Power Chain Braces: Costs, Side Effects & Alternatives

Clinical Content Reviewed by Byte Licensed DDS
Last Modified:

Table of Contents

  1. Why are Power Chain Braces Used?
  2. How Do Power Chains Braces Used?
  3. What Do Power Chains Do?
  4. Types of Power Chains for Braces
  5. How Long Will I Wear Them?
  6. Power Chain Colors
  7. Do Power Chain Braces Hurt?
  8. Alternatives
  9. Taking Care of Power Chains
  10. What To Do If Your Chains Break

Power chain braces are a form of braces treatment. They’re not actually braces. They are connected elastics (used instead of the normal elastics or single bands) that are positioned on teeth to apply more pressure and force movement.

Power chain braces are often worn near the completion of braces treatment to address any small issues remaining. Because power chain braces apply more force and pressure, they can move teeth more efficiently and quickly address problems like gaps and crowding.

Why are Power Chain Braces Used?

Power chain braces are used to apply more pressure to the teeth in order to encourage movement. They’re often used near the end of orthodontic treatment when the dentist or specialist is looking to close any remaining gaps or correct any other issues that need more adjustment.

How Do Power Chains Braces Used?

To understand power chain braces, it’s important to understand how braces work.

With braces, small slotted brackets are attached to the teeth — usually they are cemented on. A wire (called an archwire) is then threaded through the brackets. Small rubber bands (called ligatures or elastics) are sometimes used to hold the wire in place. 

The wire is tightened regularly to apply gentle and continuous pressure. This pressure is what moves the teeth into new, corrected positions.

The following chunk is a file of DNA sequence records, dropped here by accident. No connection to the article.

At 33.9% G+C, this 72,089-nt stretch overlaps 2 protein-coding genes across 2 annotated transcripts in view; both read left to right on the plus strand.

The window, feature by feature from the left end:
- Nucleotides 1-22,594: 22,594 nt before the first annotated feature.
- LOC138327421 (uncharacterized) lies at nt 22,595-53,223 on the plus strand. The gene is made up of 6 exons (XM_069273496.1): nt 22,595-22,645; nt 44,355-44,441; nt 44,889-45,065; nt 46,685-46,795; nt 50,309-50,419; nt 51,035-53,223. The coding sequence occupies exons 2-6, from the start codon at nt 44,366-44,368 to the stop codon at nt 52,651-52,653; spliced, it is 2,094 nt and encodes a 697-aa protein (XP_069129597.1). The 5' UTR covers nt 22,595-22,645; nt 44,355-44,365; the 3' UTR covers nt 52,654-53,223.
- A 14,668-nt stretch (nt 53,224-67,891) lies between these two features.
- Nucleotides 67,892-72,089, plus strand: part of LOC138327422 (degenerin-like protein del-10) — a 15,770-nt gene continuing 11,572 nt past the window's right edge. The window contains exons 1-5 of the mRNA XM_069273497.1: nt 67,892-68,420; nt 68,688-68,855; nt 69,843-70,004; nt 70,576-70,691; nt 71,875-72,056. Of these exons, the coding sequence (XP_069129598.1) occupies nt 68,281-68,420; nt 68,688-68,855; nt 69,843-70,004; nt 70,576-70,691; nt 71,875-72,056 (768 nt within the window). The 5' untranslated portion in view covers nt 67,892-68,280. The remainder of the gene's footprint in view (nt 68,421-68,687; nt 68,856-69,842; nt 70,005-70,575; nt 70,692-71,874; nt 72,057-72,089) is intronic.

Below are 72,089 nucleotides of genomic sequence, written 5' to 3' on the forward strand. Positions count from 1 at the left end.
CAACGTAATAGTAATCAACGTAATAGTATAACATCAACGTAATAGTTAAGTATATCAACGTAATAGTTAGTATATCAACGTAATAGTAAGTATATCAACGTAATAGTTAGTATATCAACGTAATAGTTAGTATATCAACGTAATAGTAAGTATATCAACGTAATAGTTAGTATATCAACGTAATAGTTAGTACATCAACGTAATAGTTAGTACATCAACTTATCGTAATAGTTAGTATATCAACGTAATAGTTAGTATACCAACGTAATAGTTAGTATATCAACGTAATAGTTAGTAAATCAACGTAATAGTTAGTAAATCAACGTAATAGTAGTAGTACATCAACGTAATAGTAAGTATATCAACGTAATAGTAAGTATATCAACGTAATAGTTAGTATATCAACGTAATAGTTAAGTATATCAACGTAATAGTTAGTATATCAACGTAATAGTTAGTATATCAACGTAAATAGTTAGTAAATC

Power chain braces usually use connected O-ring elastics over a series of teeth (rather than the regular single elastic over a single tooth) to apply more pressure and uniform tension in order to move teeth more efficiently. This application of sliding friction mechanics applies more force to move teeth without applying excessive pressure that could cause too much pain or discomfort. The tension between the O-rings is what makes power chain braces so effective in moving teeth quickly.

What Do Power Chains Do?

Power chains can be used by your orthodontist to correct a number of orthodontic issues, including gaps between teeth, crooked teeth, and tooth rotation.

Types of Power Chains for Braces

There are three different types of power chain braces, determined by how the links on the chain are spaced.

  • Closed: These have no space. They connect at every tooth.

  • Short: There is a small interlink space, and they connect at every other tooth.

  • Long: There is a longer interlink space, and they connect at every third tooth.

How Long Will I Need To Wear Power Chains?

How long you’ll wear power chains will depend entirely on your orthodontist’s treatment plan, although many people wear their power chains for at least six weeks, often near the end of their orthodontic treatment. Some people wear power chain braces for six months or more during treatment.

Power Chain Braces Colors

Power chains come in a wide variety of colors, including these:

  • Blue

  • Pink

  • White

  • Red

  • Orange

  • Purple

  • Clear

Because power chains are often worn near the end of braces treatment, many people like to wear their power chains in fun colors to celebrate their style and their almost-ready new smile.

Do Power Chain Braces Hurt?

Power chains are designed to apply more pressure than regular elastics without significantly more pain. However, pressure can cause discomfort, as it often does during routine adjustment visits.